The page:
TIGA, the independent game developers association, has proposed the creation of a creative content fund, to the Scottish government.
According to the press release, the fund would encourage the creation of new studios and businesses, stimulate the creation of new intellectual property and co-fund new content development.
The proposal has picked up strong support from companies and universities across Scotland, with Denki, Dynamo, Tag and 4J Studios backing the fund, alongside Edinburgh Napier and the University of Abertay Dundee.
This latest proposal from TIGA is the organisation’s latest move in the ongoing debate over the issue of tax breaks for development companies in the UK. It also emphasises TIGA’s focus on Scotland, as a key pioneer in the whole issue.
If you’re unfamiliar with the whole ‘tax breaks’ issue, it can be summarised fairly simply. Many regions around the world – Canada most notably – offer tax incentives to companies creating videogames. Which is why many of the largest studios are located there. The former labour government agreed to the tax breaks, only to have the incoming coalition government rescind it.
Outlining the details of how the fund might be implemented, Tiga suggests that:
- The CCF could provide funding of up to £100,000 to game developers. The CCF should make investment available in the form of matched funding (i.e. pound for pound) repayable contribution in approved game production projects.The CCF would operate on a commercial basis and so would be entitled to recoup the money from recipients out of successful sales of those games once they had generated a certain amount of revenue and over an agreed time period, together with a defined share of the additional profits. These profits could then be used to augment the CCF and applied to future projects.
- The CCF would be entitled to invest in a broad range of game development projects in order to cover both the breath of interactive entertainment content, as well as the wide range of platforms on which such content is distributed.
- The CCF should only invest in projects where the developer owns the IP. The CCF should additionally aim to invest in games that are innovative in terms of content, gameplay and business models.
Scotland’s devolved position within the UK and undoubted expertise within the games industry, makes it a perfect location to consider for this type of fund. Arguably it’s something the UK should at least try, given the large number of regions around the world, which are already offering a variety of tax incentives to interactive companies.
However, it’s important to note that many of these regions offer the incentives to a far broader range of creative organisations, not simply ‘game developers’ (a definition which may well become increasingly meaningless in the future, as the boundaries between areas of the arts and media become increasingly blurred and nebulous.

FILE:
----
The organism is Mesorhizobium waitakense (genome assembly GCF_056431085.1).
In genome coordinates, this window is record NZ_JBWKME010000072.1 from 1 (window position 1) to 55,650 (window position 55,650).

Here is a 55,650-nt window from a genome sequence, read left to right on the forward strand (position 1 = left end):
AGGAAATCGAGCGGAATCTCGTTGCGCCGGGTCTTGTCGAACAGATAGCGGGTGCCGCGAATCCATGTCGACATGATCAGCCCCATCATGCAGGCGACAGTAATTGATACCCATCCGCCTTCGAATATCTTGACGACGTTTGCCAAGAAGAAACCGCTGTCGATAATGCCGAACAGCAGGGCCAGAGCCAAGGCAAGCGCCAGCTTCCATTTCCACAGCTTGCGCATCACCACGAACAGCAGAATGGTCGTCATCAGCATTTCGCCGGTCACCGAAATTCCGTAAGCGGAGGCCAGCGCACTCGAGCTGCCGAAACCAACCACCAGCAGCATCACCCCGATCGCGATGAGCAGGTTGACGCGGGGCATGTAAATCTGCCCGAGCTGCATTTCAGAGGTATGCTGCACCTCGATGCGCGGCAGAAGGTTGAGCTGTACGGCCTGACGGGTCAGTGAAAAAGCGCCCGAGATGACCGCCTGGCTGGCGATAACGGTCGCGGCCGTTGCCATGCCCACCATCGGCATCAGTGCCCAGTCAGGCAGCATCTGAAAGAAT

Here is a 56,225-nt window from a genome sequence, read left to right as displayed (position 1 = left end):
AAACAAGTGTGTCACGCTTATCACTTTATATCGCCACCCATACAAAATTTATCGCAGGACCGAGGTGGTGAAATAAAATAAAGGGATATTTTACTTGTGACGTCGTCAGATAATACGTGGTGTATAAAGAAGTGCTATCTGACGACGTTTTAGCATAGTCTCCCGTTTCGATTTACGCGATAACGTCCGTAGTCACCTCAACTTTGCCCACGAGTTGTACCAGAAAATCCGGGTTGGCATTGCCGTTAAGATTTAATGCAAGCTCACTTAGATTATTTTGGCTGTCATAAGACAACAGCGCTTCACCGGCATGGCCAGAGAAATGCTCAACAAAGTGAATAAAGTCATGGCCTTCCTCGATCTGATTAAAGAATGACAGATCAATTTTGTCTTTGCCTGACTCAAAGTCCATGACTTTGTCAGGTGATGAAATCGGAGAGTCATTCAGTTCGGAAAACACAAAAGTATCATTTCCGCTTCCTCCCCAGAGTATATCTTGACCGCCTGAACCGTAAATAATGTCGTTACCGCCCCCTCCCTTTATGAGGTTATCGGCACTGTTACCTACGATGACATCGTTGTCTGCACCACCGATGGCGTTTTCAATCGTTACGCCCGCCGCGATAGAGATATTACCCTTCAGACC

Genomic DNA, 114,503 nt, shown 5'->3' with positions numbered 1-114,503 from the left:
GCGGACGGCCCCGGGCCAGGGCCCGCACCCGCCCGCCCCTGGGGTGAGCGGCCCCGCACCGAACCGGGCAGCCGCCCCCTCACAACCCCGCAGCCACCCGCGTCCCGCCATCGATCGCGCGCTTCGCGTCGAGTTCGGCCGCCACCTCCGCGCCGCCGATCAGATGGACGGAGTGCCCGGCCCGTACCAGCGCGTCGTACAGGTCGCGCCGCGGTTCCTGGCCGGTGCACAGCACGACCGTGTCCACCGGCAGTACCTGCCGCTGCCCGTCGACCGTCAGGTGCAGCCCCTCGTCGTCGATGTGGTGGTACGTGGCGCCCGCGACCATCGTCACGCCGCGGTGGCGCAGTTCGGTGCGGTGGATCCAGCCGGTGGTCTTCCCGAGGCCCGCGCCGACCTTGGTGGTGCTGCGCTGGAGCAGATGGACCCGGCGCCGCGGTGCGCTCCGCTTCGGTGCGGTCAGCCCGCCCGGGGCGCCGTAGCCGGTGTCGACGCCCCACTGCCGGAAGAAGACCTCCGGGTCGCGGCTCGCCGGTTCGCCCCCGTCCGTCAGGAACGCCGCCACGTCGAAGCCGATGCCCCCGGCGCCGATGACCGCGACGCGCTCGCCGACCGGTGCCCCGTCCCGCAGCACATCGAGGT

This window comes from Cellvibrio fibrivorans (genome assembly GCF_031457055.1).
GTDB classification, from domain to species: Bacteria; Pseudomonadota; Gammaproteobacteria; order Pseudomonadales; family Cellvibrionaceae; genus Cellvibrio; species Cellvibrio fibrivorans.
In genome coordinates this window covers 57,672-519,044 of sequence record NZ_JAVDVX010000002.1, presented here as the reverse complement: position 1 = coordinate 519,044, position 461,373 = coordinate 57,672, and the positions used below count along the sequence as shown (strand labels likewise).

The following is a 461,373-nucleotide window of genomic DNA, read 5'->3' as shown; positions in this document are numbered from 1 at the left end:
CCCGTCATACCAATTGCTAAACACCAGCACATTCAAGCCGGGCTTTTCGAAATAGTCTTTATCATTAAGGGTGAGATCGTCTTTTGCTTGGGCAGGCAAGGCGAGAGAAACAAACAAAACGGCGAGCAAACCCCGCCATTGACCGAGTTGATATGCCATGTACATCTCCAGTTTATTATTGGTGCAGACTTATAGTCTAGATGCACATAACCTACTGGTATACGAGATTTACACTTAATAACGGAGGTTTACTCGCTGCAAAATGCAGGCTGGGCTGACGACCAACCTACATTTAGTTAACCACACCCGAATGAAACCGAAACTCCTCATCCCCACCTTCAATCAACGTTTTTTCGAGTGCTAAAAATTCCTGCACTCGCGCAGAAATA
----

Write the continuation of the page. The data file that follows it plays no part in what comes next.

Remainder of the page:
Scotland’s wider arts and media sectors need love too. A Creative Fund for the country should be just that. A fund for all creative business. The games industry has always suffered from insularity and isolation. Often of its own making.
Technology is now driving games in new and unexpected directions and making interaction and understanding of other areas of the media (and yes, the arts too) a necessity.
The creative industries have been recognised as a key component of Scotland’s economy. Rather than try to ring fence ‘games’ and treat them differently, why not look at supporting the wider creative sector and create an environment in which games – and film, television, music, the arts and the everything else – can flourish and grow?
Here are the quotes:
Colin Anderson, MD of Denki, said:
“TIGA’s Creative Content Fund is a well-considered, practical proposal that addresses the types of funding challenges currently faced by the majority of Scottish games companies. By adopting this policy the Scottish Government would ensure Scotland’s exceptional creative talent develops in a sustainable way for the long-term benefit of the Scottish economy.”
Brian McNicoll, MD Dynamo Games Ltd, said:
“A Creative Content Fund would be extremely useful to Scottish developers who are looking to get innovative gaming ideas off the ground. At the moment there is definitely a funding gap for a new own-IP projects and this would help provide a solution to this problem.”
Paul Farley, CEO of TAG Games:
“This is a good proposal which addresses the finance issue facing games developers beyond the initial start-up and prototype phase.”
Frank Arnot, Studio Director, 4J Studios Ltd:
“Scotland’s game developers have previously demonstrated their creativity and expertise by developing some the world’s most successful video games IP. A Creative Content Fund as proposed by TIGA would provide Scotland’s talented games developers with the opportunity to develop the digital success stories of the future.”
Professor Jessie Kennedy, Director of the Institute of Informatics and Digital Innovation, Edinburgh Napier University:
“Schemes such as the Creative Content Fund are ideal to encourage young entrepreneurs and existing companies to remain in Scotland. Funds like this enable companies to grow, and allow further development and research to occur within Scotland. The Scottish Government has a history of providing support via entities such as Scottish Enterprise, and I hope to see the Creative Content Fund create new talent and jobs within Scotland.”
Paul Durrant, Director of Business Development, Abertay University:
“We are strong supporters of the idea of a Creative Content Fund with a focus on games development in Scotland.”
This is an issue which deserves more discussion and debate. Feel free to leave comments, share on your favourite social network, or join us over on Facebook and tell us what you think.